Spay and Neuter

City of St. Louis Animal Care and Control strongly encourages pet owners to spay or neuter their companion animals. A spay is a surgery for a female pet that results in the female no longer being able to reproduce. Similarly, a neuter is a surgery for a male pet that results in the male no longer being able to reproduce.

Animal Care and Control works with several organizations that offer low-cost spay/neuter and other related services. To view the list of these organizations, click here.

Top 10 Reasons to Fix (Spay/Neuter) Your Dogs and Cats

  1. You will save thousands of lives. Failing to spay/neuter is the biggest cause of pet overpopulation, suffering and euthanasia. Over 65,000—the number of offspring one un-spayed/un-neutered dog (or cat) and his/her intact mate can produce in about six years if none of their offspring are spayed/neutered.
  2. There are not enough people to adopt all of the animals that are being created. Your unwanted litter will most likely end up in a shelter where it had a 50% chance to be euthanized.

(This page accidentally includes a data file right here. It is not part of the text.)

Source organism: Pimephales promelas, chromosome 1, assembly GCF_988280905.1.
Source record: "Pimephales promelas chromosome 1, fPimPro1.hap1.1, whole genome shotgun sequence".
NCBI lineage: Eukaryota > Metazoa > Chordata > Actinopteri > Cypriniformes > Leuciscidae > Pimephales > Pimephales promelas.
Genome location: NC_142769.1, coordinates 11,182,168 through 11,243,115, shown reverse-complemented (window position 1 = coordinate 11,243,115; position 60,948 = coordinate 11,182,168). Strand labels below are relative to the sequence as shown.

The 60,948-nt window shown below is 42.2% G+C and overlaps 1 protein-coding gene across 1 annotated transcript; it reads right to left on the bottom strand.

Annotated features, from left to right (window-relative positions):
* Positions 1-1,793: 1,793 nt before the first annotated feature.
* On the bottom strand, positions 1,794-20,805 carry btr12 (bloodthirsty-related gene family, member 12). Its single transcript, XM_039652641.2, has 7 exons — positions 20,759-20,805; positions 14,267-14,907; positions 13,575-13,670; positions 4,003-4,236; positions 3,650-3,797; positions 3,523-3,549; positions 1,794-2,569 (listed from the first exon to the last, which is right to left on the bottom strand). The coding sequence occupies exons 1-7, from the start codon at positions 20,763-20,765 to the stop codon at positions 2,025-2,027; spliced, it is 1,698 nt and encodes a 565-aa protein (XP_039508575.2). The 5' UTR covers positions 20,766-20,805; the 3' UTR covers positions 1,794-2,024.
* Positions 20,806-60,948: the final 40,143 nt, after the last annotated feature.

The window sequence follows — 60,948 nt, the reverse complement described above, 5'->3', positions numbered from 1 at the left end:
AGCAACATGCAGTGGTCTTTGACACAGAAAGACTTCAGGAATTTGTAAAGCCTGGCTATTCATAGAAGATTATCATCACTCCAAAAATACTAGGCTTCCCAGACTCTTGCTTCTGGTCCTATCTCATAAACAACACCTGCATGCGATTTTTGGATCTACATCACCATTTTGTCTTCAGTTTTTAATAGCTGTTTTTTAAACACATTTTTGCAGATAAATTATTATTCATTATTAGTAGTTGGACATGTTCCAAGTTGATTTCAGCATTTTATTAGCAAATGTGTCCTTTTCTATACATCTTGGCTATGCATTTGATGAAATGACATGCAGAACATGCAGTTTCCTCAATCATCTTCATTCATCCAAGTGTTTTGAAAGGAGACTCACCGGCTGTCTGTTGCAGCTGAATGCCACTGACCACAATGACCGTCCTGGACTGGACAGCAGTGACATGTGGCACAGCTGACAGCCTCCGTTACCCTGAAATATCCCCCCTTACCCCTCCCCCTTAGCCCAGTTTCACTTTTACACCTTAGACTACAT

3. Your dog or cat will be better behaved, and less likely to roam, howl, spray and jump the fence.
  4. Your dog or cat will be healthier and happier. Fixed dogs and cats have a longer expected lifespan and will have less chance of developing certain cancers and other life threatening illnesses.
  5. You will save money. It is expensive to care for unwanted litters and the medical treatment associated (unfixed dogs and cats have more medical problems). Rabies tag/licensing fees are much  lower in St. Louis City and County for fixed animals.
  6. Your pet will be less likely to attract unwanted strays to your home or property.
  7. You will eliminate female heat (menstrual) cycles and the inconvenience involved. Heat cycles can last up to four weeks.
  8. Spayed and neutered pets are more adaptable to your home and family.
  9. Spaying/neutering is a simple outpatient surgery with a quick recovery.
  10. There are low cost spay/neuter programs.


(Saint Louis PetLover Coalition, 2012)